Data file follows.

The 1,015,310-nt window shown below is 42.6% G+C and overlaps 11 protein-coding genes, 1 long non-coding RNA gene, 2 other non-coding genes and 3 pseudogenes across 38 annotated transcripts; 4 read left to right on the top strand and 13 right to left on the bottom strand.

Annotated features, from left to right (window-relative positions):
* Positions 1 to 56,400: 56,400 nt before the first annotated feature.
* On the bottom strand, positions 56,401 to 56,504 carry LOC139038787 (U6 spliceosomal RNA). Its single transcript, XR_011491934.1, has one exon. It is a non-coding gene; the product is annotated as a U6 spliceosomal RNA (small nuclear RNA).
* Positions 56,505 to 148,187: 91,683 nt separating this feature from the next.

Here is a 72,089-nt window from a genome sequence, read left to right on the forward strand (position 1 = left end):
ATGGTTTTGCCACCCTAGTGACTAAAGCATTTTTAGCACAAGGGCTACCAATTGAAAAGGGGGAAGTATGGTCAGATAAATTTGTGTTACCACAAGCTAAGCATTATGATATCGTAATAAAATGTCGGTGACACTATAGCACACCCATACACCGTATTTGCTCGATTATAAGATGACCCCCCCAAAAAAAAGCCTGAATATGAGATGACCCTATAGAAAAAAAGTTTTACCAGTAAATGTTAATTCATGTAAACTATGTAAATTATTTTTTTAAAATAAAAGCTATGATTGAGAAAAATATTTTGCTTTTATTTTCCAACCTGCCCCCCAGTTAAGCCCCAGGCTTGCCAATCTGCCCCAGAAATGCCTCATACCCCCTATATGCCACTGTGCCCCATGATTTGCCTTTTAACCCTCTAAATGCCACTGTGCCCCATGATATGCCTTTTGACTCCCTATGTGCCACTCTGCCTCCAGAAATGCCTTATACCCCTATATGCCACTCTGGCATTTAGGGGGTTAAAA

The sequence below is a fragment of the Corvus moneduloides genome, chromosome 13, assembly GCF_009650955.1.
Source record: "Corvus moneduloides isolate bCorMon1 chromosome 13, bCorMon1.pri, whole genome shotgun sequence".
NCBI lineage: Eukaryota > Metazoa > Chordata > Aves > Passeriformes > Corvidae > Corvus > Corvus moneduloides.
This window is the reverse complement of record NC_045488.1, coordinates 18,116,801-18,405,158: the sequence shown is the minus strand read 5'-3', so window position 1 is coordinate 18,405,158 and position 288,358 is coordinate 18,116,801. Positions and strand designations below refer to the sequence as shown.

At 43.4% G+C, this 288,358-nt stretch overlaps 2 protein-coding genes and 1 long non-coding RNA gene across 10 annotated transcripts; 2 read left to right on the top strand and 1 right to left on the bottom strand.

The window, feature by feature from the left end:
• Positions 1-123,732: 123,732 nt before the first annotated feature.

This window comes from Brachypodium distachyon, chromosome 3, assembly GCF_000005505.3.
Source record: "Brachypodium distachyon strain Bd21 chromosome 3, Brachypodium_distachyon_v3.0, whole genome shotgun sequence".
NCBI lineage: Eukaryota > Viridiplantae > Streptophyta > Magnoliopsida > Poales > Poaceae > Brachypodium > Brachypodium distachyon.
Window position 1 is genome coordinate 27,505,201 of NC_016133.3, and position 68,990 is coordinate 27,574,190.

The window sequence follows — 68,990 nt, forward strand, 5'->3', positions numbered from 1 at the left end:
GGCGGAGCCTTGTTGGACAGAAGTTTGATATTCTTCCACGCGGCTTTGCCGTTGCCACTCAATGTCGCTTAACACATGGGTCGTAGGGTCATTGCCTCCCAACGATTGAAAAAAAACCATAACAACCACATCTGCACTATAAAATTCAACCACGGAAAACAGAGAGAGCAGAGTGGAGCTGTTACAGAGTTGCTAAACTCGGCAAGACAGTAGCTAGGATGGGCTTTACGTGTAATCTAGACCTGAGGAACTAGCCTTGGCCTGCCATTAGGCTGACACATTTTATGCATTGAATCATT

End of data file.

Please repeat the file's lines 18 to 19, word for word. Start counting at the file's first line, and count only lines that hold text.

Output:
Window position 1 is genome coordinate 27,505,201 of NC_016133.3, and position 68,990 is coordinate 27,574,190.

The window sequence follows — 68,990 nt, forward strand, 5'->3', positions numbered from 1 at the left end: